While this might be blackmail, there are many possibilities for genuine good intents, too. Therefore, here's some more comprehensive thoughts on how one might handle unsolicited vulnerability reports. In short: you have every reason to be cautious, but you do not have to be rude.
Who may find vulnerabilities and why?
Ethical hackers perform their analysis based on a contract typically with predefined targets and limitations. These might be ordered assignments or more loosely defined bug bounty programs, either directly or through a platform like HackerOne. In any case, an ethical hacker (or a white hat hacker) always has an explicit permission.
From the details in this question alone it is hard to tell whether the message you got is a clear scam or someone with good intentions but lack of understanding – or willingness to adhere to ethical standards. The latter grey hats might even violate laws, but they do not have malicious intentions. The penetration testing industry is also extremely trendy, so there are all kinds of self-appointed penetration testers, ethical hackers, security researchers etc. with varying skills (or complete lack of them). In this case they may benefit from some gentle guidance, whereas false accusations might lead them to wrong direction.
I have found several vulnerabilities by accident, without an intention to poke the system in any way. These cases are usually rather harsh, and I do hesitate whether not to report it at all, report it anonymously, or report it with my name, which would give me the possibility to help them with further questions. The reality is that because I did not have a permission, the receiver may interpret or handle my report with unexpected ways, possibly causing me legal charges or other problems. So far, they have been sympathetic towards me.
Do you benefit from these findings?
You are asked to pay for the findings, but without knowing the details you cannot be sure whether they are worth paying at all. Vulnerabilities comes in all shapes and sizes. Some of them are critical, and some are minor. Some may also seem problematic from outside, but are completely irrelevant to you, or within your accepted risk. One simply cannot sell vulnerabilities in pieces, bundles, kilograms, or liters.
Two examples of completely worthless reports I have got recently, both with genuine intent.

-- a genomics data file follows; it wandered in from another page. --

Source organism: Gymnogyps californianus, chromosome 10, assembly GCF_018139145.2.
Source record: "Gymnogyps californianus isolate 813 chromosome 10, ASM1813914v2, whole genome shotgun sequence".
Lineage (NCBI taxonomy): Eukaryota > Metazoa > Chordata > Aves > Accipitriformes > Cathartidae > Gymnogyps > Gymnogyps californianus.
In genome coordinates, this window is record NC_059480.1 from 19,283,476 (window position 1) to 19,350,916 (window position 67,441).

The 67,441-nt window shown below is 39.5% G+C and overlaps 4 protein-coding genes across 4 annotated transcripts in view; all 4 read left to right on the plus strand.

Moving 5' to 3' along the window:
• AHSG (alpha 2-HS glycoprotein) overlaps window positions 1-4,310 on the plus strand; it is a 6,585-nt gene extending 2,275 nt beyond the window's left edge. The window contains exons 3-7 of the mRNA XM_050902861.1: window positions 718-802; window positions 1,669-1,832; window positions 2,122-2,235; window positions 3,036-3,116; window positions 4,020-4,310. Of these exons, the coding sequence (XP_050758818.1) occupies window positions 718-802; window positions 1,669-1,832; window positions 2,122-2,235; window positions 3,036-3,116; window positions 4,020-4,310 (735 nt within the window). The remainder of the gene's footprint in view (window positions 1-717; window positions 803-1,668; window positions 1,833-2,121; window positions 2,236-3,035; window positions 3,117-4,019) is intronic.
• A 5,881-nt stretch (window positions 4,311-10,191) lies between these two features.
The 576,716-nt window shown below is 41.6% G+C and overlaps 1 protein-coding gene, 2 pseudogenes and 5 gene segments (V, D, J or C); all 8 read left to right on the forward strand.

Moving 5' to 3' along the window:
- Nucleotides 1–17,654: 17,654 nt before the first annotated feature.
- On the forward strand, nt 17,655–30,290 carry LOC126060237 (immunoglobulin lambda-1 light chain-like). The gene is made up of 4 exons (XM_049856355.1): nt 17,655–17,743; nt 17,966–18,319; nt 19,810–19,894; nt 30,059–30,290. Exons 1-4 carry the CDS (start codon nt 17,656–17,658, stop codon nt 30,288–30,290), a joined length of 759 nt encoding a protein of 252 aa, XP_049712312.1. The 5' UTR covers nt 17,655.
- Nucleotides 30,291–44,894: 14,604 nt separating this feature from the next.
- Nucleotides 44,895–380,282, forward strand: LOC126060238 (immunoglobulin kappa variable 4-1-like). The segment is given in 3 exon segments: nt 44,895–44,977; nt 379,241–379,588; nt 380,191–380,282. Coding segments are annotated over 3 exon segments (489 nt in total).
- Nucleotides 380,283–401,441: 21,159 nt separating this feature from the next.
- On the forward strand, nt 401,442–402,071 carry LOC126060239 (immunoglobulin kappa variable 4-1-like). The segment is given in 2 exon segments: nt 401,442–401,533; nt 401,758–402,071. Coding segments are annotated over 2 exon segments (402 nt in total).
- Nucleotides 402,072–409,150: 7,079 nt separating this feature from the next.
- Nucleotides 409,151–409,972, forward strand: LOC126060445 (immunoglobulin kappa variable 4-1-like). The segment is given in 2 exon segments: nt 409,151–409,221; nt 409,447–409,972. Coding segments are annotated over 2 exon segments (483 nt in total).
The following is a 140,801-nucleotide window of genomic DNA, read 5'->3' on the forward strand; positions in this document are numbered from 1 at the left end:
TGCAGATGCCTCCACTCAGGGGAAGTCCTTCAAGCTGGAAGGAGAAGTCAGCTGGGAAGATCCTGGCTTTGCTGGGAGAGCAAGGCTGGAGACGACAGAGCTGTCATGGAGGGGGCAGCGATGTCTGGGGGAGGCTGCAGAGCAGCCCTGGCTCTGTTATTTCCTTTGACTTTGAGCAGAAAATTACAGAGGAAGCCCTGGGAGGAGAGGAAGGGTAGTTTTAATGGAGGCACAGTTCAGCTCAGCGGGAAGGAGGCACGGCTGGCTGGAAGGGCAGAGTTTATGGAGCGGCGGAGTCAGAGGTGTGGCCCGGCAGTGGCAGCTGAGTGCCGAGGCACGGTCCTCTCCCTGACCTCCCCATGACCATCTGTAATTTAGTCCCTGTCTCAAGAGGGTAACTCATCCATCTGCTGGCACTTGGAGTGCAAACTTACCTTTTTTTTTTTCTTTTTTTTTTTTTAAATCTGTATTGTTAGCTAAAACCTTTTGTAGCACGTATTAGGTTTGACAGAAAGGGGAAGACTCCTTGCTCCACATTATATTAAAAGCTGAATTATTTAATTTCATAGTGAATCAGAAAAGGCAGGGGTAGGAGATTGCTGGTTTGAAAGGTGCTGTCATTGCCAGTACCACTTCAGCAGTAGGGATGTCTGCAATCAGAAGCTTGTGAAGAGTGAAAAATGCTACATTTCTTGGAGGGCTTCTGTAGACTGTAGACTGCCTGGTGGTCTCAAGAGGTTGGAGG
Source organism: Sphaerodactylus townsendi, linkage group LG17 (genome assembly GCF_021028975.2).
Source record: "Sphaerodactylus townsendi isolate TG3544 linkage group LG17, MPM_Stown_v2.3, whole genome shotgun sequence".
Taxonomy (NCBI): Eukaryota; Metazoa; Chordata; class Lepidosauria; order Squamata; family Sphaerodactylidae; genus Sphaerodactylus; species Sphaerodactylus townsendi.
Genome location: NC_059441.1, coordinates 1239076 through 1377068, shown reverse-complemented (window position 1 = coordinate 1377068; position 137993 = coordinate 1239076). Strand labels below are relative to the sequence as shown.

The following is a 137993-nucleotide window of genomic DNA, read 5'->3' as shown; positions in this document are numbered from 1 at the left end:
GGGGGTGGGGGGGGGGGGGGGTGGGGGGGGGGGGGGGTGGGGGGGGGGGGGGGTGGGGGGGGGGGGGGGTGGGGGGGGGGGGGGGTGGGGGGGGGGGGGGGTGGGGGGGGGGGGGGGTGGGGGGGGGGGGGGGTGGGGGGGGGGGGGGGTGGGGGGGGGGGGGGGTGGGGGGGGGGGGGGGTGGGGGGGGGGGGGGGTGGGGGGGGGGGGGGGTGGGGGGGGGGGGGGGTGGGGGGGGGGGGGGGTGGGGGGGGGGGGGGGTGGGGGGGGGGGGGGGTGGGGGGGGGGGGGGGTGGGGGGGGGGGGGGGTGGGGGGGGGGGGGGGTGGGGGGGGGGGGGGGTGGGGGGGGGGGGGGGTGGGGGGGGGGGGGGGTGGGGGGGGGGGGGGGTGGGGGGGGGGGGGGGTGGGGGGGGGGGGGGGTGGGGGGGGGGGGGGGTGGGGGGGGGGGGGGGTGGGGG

A message suggested a reward for finding a web page protected by HTTP basic authentication, which indeed is not a secure authentication method. However, as it was only an extra layer of security before an actual login page, and not protecting any critical system anyway, it was not really a vulnerability at all. Therefore, the finding had zero value for the company.
A report of a missing SPF record. The explanation was correct and all, but the record was not missing! Instead of querying from DNS, the "bug bounty hunter" had used a web-based SPF lookup tool but used
http://example.com instead of
example.com. Due to this syntax error it did not show the record.
Therefore, in order to judge the value, some details of the vulnerability must be disclosed. If someone who has found the vulnerability thinks giving out these details may result in losing the reward, the vulnerability may actually be worthless: known, easy to spot with automated tools, within accepted risk, too minor, or otherwise irrelevant. On the other hand, if the vulnerability is severe, it is often also so complex that giving some proof of concept will not completely help fixing it. The additional work required to describe and address the vulnerability is valuable and will be paid.
Is this blackmail?- Yes.
is this a typical and legitimate method for people to make a living without any nefarious intentions?- No.
I believe him.You shouldn't.
The vulnerability is that when a social engineering email is sent to the owner of the website, the owner of the website will send money for no reason. This can cause loss of profits. This vulnerability should be remediated immediately.source